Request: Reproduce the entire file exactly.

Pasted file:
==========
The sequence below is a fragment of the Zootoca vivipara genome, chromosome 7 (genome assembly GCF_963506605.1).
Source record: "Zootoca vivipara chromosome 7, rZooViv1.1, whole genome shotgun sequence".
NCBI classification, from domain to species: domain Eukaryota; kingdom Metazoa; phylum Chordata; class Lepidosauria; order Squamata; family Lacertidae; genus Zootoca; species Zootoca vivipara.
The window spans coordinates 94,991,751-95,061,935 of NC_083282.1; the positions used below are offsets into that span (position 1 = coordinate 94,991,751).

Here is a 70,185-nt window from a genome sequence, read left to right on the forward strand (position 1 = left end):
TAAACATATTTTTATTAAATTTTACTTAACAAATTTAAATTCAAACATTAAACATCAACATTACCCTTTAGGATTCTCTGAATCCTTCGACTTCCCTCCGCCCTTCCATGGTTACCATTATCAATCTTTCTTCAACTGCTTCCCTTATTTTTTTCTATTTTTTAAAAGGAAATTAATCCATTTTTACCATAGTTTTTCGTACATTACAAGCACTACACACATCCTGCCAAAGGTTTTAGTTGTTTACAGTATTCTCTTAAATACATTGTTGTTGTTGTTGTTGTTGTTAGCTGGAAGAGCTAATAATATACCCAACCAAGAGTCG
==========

The sequence below is a fragment of the Zootoca vivipara genome, chromosome 7 (genome assembly GCF_963506605.1).
Source record: "Zootoca vivipara chromosome 7, rZooViv1.1, whole genome shotgun sequence".
NCBI classification, from domain to species: domain Eukaryota; kingdom Metazoa; phylum Chordata; class Lepidosauria; order Squamata; family Lacertidae; genus Zootoca; species Zootoca vivipara.
The window spans coordinates 94,991,751-95,061,935 of NC_083282.1; the positions used below are offsets into that span (position 1 = coordinate 94,991,751).

Here is a 70,185-nt window from a genome sequence, read left to right on the forward strand (position 1 = left end):
TAAACATATTTTTATTAAATTTTACTTAACAAATTTAAATTCAAACATTAAACATCAACATTACCCTTTAGGATTCTCTGAATCCTTCGACTTCCCTCCGCCCTTCCATGGTTACCATTATCAATCTTTCTTCAACTGCTTCCCTTATTTTTTTCTATTTTTTAAAAGGAAATTAATCCATTTTTACCATAGTTTTTCGTACATTACAAGCACTACACACATCCTGCCAAAGGTTTTAGTTGTTTACAGTATTCTCTTAAATACATTGTTGTTGTTGTTGTTGTTGTTAGCTGGAAGAGCTAATAATATACCCAACCAAGAGTCG